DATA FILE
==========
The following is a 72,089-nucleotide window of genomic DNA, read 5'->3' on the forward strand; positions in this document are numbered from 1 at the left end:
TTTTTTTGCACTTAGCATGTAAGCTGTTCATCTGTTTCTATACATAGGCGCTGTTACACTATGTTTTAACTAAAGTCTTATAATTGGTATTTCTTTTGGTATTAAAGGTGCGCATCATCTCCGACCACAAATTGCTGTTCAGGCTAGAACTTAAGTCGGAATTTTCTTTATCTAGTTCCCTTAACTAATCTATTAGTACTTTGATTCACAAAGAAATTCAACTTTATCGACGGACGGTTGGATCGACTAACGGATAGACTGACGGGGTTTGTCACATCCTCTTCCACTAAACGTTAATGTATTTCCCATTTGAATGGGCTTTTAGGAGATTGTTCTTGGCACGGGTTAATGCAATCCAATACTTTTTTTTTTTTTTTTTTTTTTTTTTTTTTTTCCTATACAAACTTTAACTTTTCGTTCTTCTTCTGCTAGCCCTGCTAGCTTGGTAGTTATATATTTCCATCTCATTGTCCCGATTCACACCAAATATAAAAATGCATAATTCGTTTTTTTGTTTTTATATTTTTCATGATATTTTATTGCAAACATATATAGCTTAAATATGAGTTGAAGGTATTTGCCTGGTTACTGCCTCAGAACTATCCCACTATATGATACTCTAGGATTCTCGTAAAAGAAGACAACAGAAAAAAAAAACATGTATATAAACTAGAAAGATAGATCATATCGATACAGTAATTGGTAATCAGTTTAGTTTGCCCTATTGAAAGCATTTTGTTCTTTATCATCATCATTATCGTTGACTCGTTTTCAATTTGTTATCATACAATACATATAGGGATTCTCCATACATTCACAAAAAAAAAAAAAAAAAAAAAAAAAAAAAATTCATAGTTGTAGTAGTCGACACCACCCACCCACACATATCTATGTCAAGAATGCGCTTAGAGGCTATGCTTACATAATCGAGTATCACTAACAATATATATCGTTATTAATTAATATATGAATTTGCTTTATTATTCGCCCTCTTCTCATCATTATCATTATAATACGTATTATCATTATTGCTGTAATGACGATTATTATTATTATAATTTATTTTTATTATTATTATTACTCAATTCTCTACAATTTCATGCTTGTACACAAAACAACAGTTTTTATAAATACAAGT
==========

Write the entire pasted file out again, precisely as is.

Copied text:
The following is a 72,089-nucleotide window of genomic DNA, read 5'->3' on the forward strand; positions in this document are numbered from 1 at the left end:
TTTTTTTGCACTTAGCATGTAAGCTGTTCATCTGTTTCTATACATAGGCGCTGTTACACTATGTTTTAACTAAAGTCTTATAATTGGTATTTCTTTTGGTATTAAAGGTGCGCATCATCTCCGACCACAAATTGCTGTTCAGGCTAGAACTTAAGTCGGAATTTTCTTTATCTAGTTCCCTTAACTAATCTATTAGTACTTTGATTCACAAAGAAATTCAACTTTATCGACGGACGGTTGGATCGACTAACGGATAGACTGACGGGGTTTGTCACATCCTCTTCCACTAAACGTTAATGTATTTCCCATTTGAATGGGCTTTTAGGAGATTGTTCTTGGCACGGGTTAATGCAATCCAATACTTTTTTTTTTTTTTTTTTTTTTTTTTTTTTTTCCTATACAAACTTTAACTTTTCGTTCTTCTTCTGCTAGCCCTGCTAGCTTGGTAGTTATATATTTCCATCTCATTGTCCCGATTCACACCAAATATAAAAATGCATAATTCGTTTTTTTGTTTTTATATTTTTCATGATATTTTATTGCAAACATATATAGCTTAAATATGAGTTGAAGGTATTTGCCTGGTTACTGCCTCAGAACTATCCCACTATATGATACTCTAGGATTCTCGTAAAAGAAGACAACAGAAAAAAAAAACATGTATATAAACTAGAAAGATAGATCATATCGATACAGTAATTGGTAATCAGTTTAGTTTGCCCTATTGAAAGCATTTTGTTCTTTATCATCATCATTATCGTTGACTCGTTTTCAATTTGTTATCATACAATACATATAGGGATTCTCCATACATTCACAAAAAAAAAAAAAAAAAAAAAAAAAAAAAATTCATAGTTGTAGTAGTCGACACCACCCACCCACACATATCTATGTCAAGAATGCGCTTAGAGGCTATGCTTACATAATCGAGTATCACTAACAATATATATCGTTATTAATTAATATATGAATTTGCTTTATTATTCGCCCTCTTCTCATCATTATCATTATAATACGTATTATCATTATTGCTGTAATGACGATTATTATTATTATAATTTATTTTTATTATTATTATTACTCAATTCTCTACAATTTCATGCTTGTACACAAAACAACAGTTTTTATAAATACAAGT